Richard Skinner: John Martyn, contemporary and fellow recording artist in those days, yes?
John Martyn: This is true, this is true.
RS: Did you know the man well?
JM: I did, yes. We lived very close to each other. He lived in one part of Hampstead, and I lived just up the road. Um, very quiet, very quite lad. Extremely personable and charming, when necessary.
JM: Um, Handsome, to a devastating effect.
RS: Yes the pictures, um, quite stunning pictures. I mean there's almost a touch of um, gaw dear me I can't think, of, um ...
JM: Pre-Raphaelite and all that kind of stuff
RS: Yes. The word I wasn't thinking of, but it's a very good way of describing him.
JM: (laughs) Admirable.
RS: Why do you think Nick Drake has become the legend that exists today?
JM: I would imagine because of the quality of the music and his writing. It's just very good music. And he was ... and it's very British, isn't it? And that's one of the things I like about it, I think. Dream Academy have quoted him as being one of their influences or at least dedic ...
RS: In fact they dedicated a hit to him, yeah.
JM: Yes that's right. "To the memory of Nick". And I think it's because he's British, that's its secret for me, anyway.
RS: It does seem to have a perennial appeal, because it's hitting new generations. People who are, what, fifteen years younger than Nick are now saying that this man is important.
JM: Yes well it is, it's inevitably good. You can't really say that it's bad music, so therefore it has a certain strength.
RS: What sort of man was he, though?
JM: Um. When I first met him he was rather more urbane than he became. Um. He was always charming, delicately witty. Um. But he just became more and more withdrawn as time went by, in the three or four years that I knew him he became more and more withdrawn. I think he suffered from some sort of depression.
RS: You were saying about ...
JM: We called it melancholia in the Victorian days.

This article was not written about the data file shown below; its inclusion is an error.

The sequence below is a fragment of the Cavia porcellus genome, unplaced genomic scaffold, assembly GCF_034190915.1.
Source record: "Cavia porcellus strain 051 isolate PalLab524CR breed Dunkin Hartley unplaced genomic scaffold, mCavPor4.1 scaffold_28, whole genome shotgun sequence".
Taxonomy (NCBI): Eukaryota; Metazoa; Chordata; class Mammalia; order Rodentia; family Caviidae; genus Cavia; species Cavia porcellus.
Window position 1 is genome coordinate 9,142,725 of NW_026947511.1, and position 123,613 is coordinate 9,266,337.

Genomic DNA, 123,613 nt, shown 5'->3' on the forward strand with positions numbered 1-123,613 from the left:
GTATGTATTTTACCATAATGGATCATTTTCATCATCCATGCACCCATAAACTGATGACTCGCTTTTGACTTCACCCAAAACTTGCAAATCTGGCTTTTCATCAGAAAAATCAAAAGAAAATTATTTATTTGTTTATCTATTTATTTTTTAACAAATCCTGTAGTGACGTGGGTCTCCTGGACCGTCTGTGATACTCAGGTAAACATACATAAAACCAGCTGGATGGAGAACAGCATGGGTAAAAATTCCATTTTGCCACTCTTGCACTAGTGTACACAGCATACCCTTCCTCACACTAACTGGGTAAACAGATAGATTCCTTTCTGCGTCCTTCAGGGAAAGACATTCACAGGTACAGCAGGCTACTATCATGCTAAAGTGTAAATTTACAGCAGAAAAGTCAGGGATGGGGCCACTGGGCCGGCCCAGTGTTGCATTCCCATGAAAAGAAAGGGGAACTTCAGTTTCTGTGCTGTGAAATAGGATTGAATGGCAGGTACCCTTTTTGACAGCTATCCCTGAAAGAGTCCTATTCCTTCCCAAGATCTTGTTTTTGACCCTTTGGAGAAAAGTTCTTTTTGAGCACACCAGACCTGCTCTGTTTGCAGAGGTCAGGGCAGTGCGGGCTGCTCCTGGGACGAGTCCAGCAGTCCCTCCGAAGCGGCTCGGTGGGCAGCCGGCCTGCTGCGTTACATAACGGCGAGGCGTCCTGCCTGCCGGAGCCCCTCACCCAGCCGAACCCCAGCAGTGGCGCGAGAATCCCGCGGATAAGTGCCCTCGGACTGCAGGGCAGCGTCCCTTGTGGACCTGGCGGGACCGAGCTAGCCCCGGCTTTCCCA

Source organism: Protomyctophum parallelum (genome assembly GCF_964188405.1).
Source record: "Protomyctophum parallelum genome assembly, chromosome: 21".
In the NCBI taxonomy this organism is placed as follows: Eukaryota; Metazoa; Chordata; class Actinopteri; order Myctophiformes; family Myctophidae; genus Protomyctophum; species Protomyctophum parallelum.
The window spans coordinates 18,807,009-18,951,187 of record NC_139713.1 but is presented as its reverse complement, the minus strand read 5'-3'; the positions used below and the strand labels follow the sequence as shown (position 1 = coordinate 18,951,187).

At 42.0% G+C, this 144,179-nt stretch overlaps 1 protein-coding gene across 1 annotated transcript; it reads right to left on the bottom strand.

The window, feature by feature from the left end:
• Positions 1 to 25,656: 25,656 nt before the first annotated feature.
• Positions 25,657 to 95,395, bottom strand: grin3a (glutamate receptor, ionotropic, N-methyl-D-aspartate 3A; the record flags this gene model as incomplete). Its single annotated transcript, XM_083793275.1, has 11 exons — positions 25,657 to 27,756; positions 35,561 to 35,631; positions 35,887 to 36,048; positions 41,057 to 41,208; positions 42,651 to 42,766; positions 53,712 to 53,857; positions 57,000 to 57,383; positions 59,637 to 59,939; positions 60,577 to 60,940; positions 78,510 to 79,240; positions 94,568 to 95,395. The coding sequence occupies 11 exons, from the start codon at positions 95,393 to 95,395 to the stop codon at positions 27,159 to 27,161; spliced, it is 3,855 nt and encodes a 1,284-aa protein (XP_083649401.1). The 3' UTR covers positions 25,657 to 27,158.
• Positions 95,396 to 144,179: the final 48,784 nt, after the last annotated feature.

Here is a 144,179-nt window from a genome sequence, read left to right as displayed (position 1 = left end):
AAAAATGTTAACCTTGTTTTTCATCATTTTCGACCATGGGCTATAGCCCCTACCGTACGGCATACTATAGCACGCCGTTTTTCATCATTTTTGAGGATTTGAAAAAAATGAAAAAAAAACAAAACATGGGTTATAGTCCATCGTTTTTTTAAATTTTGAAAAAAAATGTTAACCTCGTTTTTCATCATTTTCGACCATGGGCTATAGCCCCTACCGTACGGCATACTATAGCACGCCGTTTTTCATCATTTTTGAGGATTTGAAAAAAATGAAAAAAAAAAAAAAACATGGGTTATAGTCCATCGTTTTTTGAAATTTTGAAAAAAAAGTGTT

RS: Absolutely right, you were saying about him being eminently British. I mean he went to Marlborough and Cambridge.
JM: (laughs) I didn't [unintelligible] the idea that he was eminently British, the music is eminently British, English actually.
RS: I mean ... But he seems to be a product of the English middle class.
JM: That's undoubtably true, and I think that reflects very well in his music.
I mean, what you see is what you get.
It's all ... It's erudite, it's cultured and it's refined. I like it.
RS: Was he a typical singer / song-writer of his period?
JM: No. I have to say that the thing that sets him apart again is his implicit, innate Britishness.
While everyone else on the Island roster who was contemporary with himself, including myself, were having flirtations with American based sounds. Um. In the same way that Elton John was in his, um the first record, what's it called, A man across the water
RS: Across an empty sky, yeah.
JM: Yeah. All very American based sounds, you know, the whole idea was to try and sound like The Band if you could possibly. All this kind of stuff. And he was just very quietly going his own way and producing very, as I say, very British sounds.
RS: Shall we hear another track? This is from his second album [cut-off]
RS: He played very few live performances, John?
JM: Two to my knowledge. One was a Christmas affair given by the Coetry Climats
Apprentices, I suppose it was their Christmas ball. That really destroyed him, because I think they would rather have listened to The Troggs.
RS: Or Amen Corner, or something, yeah.
JM: That's right. So I think that was a major blow to his confidence. I remember him being defensive about that for days and days. And then he did another one at the Festival Hall supporting Sandy Denny, and ...
RS: That sounds a bit more like him.